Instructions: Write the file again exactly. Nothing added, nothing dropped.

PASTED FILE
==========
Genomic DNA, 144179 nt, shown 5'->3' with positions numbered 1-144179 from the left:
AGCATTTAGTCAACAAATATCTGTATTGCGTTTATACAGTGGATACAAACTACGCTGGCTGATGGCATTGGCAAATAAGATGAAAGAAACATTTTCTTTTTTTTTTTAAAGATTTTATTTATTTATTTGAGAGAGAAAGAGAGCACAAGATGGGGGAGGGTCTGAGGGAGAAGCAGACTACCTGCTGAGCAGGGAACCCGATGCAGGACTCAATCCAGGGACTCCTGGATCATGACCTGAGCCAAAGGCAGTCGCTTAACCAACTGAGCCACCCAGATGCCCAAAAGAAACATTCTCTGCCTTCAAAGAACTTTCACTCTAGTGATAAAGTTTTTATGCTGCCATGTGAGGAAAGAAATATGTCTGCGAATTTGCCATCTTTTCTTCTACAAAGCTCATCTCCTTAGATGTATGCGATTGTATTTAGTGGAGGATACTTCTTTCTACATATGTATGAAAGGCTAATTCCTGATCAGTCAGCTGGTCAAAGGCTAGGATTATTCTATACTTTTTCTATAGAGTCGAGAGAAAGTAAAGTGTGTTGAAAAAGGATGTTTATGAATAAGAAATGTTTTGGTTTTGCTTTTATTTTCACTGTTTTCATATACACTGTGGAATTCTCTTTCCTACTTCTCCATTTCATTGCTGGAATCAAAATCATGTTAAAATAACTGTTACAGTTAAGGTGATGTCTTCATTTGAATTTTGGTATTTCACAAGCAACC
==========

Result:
Genomic DNA, 144179 nt, shown 5'->3' with positions numbered 1-144179 from the left:
AGCATTTAGTCAACAAATATCTGTATTGCGTTTATACAGTGGATACAAACTACGCTGGCTGATGGCATTGGCAAATAAGATGAAAGAAACATTTTCTTTTTTTTTTTAAAGATTTTATTTATTTATTTGAGAGAGAAAGAGAGCACAAGATGGGGGAGGGTCTGAGGGAGAAGCAGACTACCTGCTGAGCAGGGAACCCGATGCAGGACTCAATCCAGGGACTCCTGGATCATGACCTGAGCCAAAGGCAGTCGCTTAACCAACTGAGCCACCCAGATGCCCAAAAGAAACATTCTCTGCCTTCAAAGAACTTTCACTCTAGTGATAAAGTTTTTATGCTGCCATGTGAGGAAAGAAATATGTCTGCGAATTTGCCATCTTTTCTTCTACAAAGCTCATCTCCTTAGATGTATGCGATTGTATTTAGTGGAGGATACTTCTTTCTACATATGTATGAAAGGCTAATTCCTGATCAGTCAGCTGGTCAAAGGCTAGGATTATTCTATACTTTTTCTATAGAGTCGAGAGAAAGTAAAGTGTGTTGAAAAAGGATGTTTATGAATAAGAAATGTTTTGGTTTTGCTTTTATTTTCACTGTTTTCATATACACTGTGGAATTCTCTTTCCTACTTCTCCATTTCATTGCTGGAATCAAAATCATGTTAAAATAACTGTTACAGTTAAGGTGATGTCTTCATTTGAATTTTGGTATTTCACAAGCAACC